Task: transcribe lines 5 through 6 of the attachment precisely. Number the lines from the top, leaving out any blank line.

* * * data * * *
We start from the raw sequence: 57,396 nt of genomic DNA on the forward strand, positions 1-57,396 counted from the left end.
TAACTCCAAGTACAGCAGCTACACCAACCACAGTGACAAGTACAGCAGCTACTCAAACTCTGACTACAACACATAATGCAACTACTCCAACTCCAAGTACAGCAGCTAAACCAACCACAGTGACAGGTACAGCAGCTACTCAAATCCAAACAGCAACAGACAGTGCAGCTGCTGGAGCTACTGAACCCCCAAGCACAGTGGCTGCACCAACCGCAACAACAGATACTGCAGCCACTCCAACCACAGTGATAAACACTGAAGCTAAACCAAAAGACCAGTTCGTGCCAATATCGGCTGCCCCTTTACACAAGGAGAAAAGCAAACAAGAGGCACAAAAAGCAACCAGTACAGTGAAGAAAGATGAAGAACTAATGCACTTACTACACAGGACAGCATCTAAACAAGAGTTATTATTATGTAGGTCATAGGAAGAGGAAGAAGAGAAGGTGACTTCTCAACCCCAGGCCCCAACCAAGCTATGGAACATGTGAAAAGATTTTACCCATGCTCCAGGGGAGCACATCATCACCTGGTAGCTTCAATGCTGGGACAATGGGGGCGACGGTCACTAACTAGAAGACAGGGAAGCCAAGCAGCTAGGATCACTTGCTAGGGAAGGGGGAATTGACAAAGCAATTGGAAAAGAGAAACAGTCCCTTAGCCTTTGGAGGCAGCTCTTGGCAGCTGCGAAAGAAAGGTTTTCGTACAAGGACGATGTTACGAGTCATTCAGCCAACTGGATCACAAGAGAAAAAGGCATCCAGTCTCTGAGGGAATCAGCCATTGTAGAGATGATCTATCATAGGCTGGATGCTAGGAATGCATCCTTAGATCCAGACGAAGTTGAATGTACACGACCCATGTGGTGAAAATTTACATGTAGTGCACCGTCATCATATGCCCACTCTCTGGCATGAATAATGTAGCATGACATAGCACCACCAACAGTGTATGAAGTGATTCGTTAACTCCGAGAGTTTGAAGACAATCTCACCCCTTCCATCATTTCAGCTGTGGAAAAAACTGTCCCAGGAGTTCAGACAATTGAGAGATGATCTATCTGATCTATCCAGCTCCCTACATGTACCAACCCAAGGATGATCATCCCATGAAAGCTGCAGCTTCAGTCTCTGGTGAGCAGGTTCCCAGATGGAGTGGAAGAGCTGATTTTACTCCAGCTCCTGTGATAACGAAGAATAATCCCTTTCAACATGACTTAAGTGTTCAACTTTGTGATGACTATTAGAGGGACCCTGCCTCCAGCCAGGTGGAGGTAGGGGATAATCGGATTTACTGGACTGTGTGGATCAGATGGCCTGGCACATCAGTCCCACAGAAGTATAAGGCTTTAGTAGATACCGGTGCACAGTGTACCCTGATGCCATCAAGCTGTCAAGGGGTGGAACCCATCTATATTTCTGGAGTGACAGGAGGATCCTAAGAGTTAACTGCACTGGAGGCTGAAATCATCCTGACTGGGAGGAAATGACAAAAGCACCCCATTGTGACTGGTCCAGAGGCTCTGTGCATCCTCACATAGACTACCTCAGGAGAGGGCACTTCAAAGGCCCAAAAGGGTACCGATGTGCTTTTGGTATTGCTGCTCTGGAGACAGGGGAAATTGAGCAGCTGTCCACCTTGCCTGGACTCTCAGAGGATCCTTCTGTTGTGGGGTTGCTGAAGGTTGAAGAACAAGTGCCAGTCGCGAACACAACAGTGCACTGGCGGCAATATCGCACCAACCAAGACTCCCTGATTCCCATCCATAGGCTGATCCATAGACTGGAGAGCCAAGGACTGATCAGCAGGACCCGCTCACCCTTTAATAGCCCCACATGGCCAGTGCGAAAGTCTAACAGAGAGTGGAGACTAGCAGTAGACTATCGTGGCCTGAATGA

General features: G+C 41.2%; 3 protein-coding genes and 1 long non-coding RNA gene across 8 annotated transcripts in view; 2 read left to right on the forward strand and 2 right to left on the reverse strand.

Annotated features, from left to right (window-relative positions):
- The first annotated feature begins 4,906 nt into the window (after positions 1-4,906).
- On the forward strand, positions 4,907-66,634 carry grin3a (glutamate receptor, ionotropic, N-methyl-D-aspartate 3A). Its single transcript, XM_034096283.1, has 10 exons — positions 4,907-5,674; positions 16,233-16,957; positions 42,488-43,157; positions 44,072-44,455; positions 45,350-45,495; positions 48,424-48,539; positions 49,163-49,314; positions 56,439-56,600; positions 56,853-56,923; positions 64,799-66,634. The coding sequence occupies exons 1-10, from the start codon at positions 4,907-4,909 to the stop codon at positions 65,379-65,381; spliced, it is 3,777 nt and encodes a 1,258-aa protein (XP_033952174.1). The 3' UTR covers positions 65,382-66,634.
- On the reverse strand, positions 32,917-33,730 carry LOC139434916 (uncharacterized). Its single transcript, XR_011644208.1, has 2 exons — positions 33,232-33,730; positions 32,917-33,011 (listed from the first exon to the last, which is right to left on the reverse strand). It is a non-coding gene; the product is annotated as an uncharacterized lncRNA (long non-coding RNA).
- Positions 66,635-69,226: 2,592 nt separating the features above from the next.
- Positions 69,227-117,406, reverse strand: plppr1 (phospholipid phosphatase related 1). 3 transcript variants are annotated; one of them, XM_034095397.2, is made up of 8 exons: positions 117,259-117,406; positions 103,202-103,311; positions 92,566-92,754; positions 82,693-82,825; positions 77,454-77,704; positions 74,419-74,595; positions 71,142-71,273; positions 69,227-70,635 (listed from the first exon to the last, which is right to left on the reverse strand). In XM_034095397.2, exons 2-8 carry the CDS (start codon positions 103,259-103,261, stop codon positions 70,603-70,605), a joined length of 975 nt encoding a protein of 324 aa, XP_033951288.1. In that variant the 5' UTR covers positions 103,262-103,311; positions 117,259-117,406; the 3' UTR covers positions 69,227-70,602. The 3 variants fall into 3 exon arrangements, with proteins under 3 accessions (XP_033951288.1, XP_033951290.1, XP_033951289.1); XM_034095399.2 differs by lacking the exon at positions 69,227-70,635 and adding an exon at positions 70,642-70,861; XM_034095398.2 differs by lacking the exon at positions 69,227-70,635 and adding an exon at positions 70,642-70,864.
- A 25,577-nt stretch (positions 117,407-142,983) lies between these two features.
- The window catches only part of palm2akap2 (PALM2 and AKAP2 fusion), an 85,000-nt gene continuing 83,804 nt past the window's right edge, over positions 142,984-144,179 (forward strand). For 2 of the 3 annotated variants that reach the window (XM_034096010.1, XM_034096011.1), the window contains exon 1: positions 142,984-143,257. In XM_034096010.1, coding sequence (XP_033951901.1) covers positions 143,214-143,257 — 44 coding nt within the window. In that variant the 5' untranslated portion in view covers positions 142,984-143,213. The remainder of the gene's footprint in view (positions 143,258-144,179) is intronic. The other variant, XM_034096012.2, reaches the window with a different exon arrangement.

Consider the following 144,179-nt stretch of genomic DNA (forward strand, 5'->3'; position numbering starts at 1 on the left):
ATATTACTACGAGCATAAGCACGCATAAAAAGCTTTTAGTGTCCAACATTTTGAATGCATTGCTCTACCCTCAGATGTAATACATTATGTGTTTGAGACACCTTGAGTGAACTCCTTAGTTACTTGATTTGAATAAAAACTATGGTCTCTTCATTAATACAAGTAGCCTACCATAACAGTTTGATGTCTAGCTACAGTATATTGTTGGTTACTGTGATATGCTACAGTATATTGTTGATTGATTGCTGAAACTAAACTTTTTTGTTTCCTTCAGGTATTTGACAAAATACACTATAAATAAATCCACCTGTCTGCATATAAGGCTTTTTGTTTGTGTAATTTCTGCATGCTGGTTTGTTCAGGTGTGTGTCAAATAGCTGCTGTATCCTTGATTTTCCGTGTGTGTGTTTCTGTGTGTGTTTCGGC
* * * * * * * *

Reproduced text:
- The first annotated feature begins 4,906 nt into the window (after positions 1-4,906).
- On the forward strand, positions 4,907-66,634 carry grin3a (glutamate receptor, ionotropic, N-methyl-D-aspartate 3A). Its single transcript, XM_034096283.1, has 10 exons — positions 4,907-5,674; positions 16,233-16,957; positions 42,488-43,157; positions 44,072-44,455; positions 45,350-45,495; positions 48,424-48,539; positions 49,163-49,314; positions 56,439-56,600; positions 56,853-56,923; positions 64,799-66,634. The coding sequence occupies exons 1-10, from the start codon at positions 4,907-4,909 to the stop codon at positions 65,379-65,381; spliced, it is 3,777 nt and encodes a 1,258-aa protein (XP_033952174.1). The 3' UTR covers positions 65,382-66,634.